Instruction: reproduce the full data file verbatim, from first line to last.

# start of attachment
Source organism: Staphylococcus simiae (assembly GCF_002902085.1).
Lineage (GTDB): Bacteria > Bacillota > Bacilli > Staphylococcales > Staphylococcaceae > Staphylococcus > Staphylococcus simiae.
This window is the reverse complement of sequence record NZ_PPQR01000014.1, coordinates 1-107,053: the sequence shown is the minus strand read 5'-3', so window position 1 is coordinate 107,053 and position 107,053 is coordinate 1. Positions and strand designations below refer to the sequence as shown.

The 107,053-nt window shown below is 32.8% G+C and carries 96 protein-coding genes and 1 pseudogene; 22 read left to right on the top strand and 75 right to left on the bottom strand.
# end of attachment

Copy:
Source organism: Staphylococcus simiae (assembly GCF_002902085.1).
Lineage (GTDB): Bacteria > Bacillota > Bacilli > Staphylococcales > Staphylococcaceae > Staphylococcus > Staphylococcus simiae.
This window is the reverse complement of sequence record NZ_PPQR01000014.1, coordinates 1-107,053: the sequence shown is the minus strand read 5'-3', so window position 1 is coordinate 107,053 and position 107,053 is coordinate 1. Positions and strand designations below refer to the sequence as shown.

The 107,053-nt window shown below is 32.8% G+C and carries 96 protein-coding genes and 1 pseudogene; 22 read left to right on the top strand and 75 right to left on the bottom strand.